KANSAS CITY, MO -- Catholic Relief Services director Ken Hackett was honored June 28 at the 13th Annual International Food Aid Conference here. Hackett steps down at the end of this year after 18 years at the helm of the Baltimore-based humanitarian agency.
Michael Scuse, Under Secretary of the Farm and Foreign Agricultural Services of the U.S. Department of Agriculture, led the tribute to Hackett, reading a commendation message from Agriculture Secretary Tom Vilsack. Scuse praised Ken Hackett as a man ‘dedicated to a better world and accomplishing it by feeding one hungry mouth at a time.”
Carolyn Y. Woo, dean of the business school at the University of Notre Dame, has been selected by the Catholic Relief Services board of directors to serve as the agency’s next president and CEO. Woo, 57, has served as the dean of the Mendoza College of Business at the University of Notre Dame since 1997. She served on the CRS board of directors from 2004 until 2010. On Jan. 1, 2012, she will become the seventh chief executive of CRS since the agency was founded in 1943.
The Food Aid conference is jointly hosted by the U.S. Department of Agriculture and the U. S. Agency for International Development.
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In his talk at the conference, Hackett referred to the “Roadmap to End World Hunger,” a proposal both he and Tony Hall, former congressman and ambassador to the U.N. Food Programs in Rome, proposed at the 2009 conference. The Roadmap called on Congress for legislation and asked the president to establish an international hunger coordinator in the White House as first steps.
He said they had been naïve. “Two years ago, everything seemed possible. Now every penny is argued over and food aid is in the bulls-eye for budget cuts.” But the will to end world hunger is still there among Catholics. “There are ever fewer private voluntary agencies, fewer constituencies to argue for it. “
He also urged the food aid community to pay more attention to the world’s subsistence farmers, saying that the majority of the world’s hungry are among their numbers. New technology helps them but worrisome fast-spreading plant diseases, that may or may not be a result of global climate change, seriously threaten their crops. Research and strategies to deal with these are badly needed.
Also land grabs that are occurring in developing countries in Africa and Latin America worry him -- commercial interests investing in vast tracts of land to grow flowers or export crops for quick profit.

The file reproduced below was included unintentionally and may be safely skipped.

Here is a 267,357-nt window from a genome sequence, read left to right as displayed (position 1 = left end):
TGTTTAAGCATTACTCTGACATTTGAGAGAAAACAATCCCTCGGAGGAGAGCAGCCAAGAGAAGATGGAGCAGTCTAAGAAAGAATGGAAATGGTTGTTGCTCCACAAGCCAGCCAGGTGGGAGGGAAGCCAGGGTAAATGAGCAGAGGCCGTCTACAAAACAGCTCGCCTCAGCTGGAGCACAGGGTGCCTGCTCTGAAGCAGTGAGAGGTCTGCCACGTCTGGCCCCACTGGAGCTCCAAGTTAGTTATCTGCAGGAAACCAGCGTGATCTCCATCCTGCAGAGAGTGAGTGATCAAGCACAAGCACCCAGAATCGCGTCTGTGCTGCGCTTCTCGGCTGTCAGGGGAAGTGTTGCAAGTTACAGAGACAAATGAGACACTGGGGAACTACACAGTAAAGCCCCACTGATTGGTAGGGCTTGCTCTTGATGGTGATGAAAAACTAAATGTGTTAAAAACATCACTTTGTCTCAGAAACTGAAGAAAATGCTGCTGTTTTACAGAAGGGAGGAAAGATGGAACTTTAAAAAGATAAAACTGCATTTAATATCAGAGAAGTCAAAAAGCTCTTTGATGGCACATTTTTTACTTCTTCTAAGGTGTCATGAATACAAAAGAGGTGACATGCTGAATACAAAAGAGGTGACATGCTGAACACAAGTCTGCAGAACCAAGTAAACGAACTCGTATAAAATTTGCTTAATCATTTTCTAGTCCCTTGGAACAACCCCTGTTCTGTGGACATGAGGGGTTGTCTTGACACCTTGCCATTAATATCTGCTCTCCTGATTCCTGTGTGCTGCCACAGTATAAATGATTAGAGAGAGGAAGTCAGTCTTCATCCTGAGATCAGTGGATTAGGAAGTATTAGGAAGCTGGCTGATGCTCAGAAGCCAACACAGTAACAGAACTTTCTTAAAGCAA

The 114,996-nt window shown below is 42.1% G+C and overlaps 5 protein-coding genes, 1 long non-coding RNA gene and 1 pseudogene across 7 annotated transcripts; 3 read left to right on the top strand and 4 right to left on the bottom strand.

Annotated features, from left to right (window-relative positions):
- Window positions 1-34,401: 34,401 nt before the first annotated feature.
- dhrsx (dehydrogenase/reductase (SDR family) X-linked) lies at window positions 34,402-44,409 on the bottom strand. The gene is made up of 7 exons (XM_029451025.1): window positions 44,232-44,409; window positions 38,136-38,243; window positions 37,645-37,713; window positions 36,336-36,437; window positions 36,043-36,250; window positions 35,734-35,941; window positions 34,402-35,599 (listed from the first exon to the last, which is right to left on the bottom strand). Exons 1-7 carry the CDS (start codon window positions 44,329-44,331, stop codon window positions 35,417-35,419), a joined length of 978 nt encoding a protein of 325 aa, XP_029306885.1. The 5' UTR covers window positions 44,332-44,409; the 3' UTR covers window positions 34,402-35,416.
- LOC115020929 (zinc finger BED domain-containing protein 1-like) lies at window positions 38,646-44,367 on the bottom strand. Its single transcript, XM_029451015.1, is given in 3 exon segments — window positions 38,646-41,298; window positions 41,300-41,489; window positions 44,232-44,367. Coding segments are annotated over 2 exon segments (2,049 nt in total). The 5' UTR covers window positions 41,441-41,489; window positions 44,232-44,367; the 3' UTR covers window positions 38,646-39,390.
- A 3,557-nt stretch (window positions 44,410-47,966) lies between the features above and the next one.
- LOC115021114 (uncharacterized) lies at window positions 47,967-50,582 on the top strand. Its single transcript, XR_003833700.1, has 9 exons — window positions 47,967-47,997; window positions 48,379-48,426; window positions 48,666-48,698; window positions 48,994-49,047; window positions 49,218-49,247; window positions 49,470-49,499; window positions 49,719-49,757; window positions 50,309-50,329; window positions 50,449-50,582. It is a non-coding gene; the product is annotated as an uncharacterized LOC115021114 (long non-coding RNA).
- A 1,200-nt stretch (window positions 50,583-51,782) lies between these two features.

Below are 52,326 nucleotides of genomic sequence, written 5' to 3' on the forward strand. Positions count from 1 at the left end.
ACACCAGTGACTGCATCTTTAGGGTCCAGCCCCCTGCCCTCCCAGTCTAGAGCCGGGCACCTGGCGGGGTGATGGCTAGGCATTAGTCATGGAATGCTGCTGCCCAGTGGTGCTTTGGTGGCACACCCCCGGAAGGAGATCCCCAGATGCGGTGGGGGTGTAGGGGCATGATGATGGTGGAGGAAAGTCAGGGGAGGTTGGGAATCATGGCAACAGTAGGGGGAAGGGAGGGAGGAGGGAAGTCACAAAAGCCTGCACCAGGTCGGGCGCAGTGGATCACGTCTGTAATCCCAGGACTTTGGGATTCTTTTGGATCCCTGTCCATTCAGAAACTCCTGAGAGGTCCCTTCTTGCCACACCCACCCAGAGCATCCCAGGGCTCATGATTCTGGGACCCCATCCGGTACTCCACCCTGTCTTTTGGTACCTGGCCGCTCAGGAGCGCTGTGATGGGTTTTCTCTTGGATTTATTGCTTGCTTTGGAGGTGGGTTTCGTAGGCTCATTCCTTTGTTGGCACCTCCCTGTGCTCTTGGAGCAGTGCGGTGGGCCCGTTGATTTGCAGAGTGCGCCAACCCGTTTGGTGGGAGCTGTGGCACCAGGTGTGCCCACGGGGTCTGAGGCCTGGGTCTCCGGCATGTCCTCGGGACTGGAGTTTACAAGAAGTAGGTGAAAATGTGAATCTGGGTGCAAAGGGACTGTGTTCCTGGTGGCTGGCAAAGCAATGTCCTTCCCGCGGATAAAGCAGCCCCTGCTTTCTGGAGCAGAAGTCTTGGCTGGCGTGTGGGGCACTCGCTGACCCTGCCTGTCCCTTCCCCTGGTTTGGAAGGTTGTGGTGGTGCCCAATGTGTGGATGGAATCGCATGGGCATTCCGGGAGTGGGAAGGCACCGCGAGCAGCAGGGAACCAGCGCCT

Hackett has led CRS since 1993, and worked there since 1972. Under his leadership, CRS went through significant institutional changes. In 1993, he launched a strategic planning exercise to help clarify the mission and identity of CRS. Shortly thereafter came the 1994 genocide in Rwanda. The killing of more than 800,000 people over a three-month span led CRS officials to reevaluate how they implemented their relief and development programs, particularly in places with heightened ethnic conflict and socio-economic inequities that often lead to violence. After an extended period of institutional reflection and prayer, CRS incorporated a justice-centered focus in all its programming, using Catholic social teaching as a guide.
CRS also embarked on a concerted effort to engage the U.S. Catholic community in its work around the world. As part of this strategy, CRS established the U.S. Operations division in 2002 with a mission to foster global solidarity among U.S. Catholics. In addition, lay people were appointed for the first time to the CRS board.
Concluding his speech, Hackett described a school feeding program CRS administered in Ghana. “Many of the people who ate that food are now in Ghana’s government. It’s a good government, so our program in Ghana is much smaller than it used to be. You don’t need rose-colored glasses to appreciate that picture. In Ghana, we worked ourselves out of a job.
“That’s what we all should be trying to do, because that would mean there are no hungry people in the world.”
The full text of Ken Hackett's speech at the 2011 USDA/USAID Food Aid Conference.